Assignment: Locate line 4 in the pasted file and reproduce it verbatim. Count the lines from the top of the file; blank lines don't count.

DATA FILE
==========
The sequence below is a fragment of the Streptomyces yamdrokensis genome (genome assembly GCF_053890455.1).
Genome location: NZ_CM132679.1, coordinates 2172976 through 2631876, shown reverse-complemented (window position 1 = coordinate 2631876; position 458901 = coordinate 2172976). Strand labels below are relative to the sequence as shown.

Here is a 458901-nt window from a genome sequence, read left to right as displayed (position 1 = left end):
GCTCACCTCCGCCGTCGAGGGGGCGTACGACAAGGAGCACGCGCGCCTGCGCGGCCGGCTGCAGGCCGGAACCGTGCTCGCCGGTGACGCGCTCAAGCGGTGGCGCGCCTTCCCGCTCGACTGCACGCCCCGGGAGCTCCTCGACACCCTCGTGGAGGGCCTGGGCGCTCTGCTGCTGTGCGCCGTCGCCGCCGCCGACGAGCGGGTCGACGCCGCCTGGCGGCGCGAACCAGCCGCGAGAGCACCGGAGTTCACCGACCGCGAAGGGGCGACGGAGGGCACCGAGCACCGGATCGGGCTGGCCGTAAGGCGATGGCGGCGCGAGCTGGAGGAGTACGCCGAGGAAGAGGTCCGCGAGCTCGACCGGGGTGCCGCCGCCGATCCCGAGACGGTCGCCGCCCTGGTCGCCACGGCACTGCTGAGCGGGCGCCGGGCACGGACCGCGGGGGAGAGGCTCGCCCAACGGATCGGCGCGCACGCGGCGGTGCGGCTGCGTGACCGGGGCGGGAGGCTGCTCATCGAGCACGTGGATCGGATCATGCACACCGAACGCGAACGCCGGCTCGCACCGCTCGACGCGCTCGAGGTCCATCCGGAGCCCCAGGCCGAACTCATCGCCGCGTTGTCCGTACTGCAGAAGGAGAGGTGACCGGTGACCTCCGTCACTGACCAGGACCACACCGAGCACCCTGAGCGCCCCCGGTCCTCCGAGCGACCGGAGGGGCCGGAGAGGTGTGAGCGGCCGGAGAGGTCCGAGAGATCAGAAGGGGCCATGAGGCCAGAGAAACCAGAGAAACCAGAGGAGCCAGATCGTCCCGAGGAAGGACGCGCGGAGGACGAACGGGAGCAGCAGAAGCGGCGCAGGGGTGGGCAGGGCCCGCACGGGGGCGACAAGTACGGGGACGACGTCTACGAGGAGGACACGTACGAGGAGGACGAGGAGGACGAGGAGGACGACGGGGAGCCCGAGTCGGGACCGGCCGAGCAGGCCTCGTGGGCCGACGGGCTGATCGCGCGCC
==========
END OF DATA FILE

GCTCACCTCCGCCGTCGAGGGGGCGTACGACAAGGAGCACGCGCGCCTGCGCGGCCGGCTGCAGGCCGGAACCGTGCTCGCCGGTGACGCGCTCAAGCGGTGGCGCGCCTTCCCGCTCGACTGCACGCCCCGGGAGCTCCTCGACACCCTCGTGGAGGGCCTGGGCGCTCTGCTGCTGTGCGCCGTCGCCGCCGCCGACGAGCGGGTCGACGCCGCCTGGCGGCGCGAACCAGCCGCGAGAGCACCGGAGTTCACCGACCGCGAAGGGGCGACGGAGGGCACCGAGCACCGGATCGGGCTGGCCGTAAGGCGATGGCGGCGCGAGCTGGAGGAGTACGCCGAGGAAGAGGTCCGCGAGCTCGACCGGGGTGCCGCCGCCGATCCCGAGACGGTCGCCGCCCTGGTCGCCACGGCACTGCTGAGCGGGCGCCGGGCACGGACCGCGGGGGAGAGGCTCGCCCAACGGATCGGCGCGCACGCGGCGGTGCGGCTGCGTGACCGGGGCGGGAGGCTGCTCATCGAGCACGTGGATCGGATCATGCACACCGAACGCGAACGCCGGCTCGCACCGCTCGACGCGCTCGAGGTCCATCCGGAGCCCCAGGCCGAACTCATCGCCGCGTTGTCCGTACTGCAGAAGGAGAGGTGACCGGTGACCTCCGTCACTGACCAGGACCACACCGAGCACCCTGAGCGCCCCCGGTCCTCCGAGCGACCGGAGGGGCCGGAGAGGTGTGAGCGGCCGGAGAGGTCCGAGAGATCAGAAGGGGCCATGAGGCCAGAGAAACCAGAGAAACCAGAGGAGCCAGATCGTCCCGAGGAAGGACGCGCGGAGGACGAACGGGAGCAGCAGAAGCGGCGCAGGGGTGGGCAGGGCCCGCACGGGGGCGACAAGTACGGGGACGACGTCTACGAGGAGGACACGTACGAGGAGGACGAGGAGGACGAGGAGGACGACGGGGAGCCCGAGTCGGGACCGGCCGAGCAGGCCTCGTGGGCCGACGGGCTGATCGCGCGCC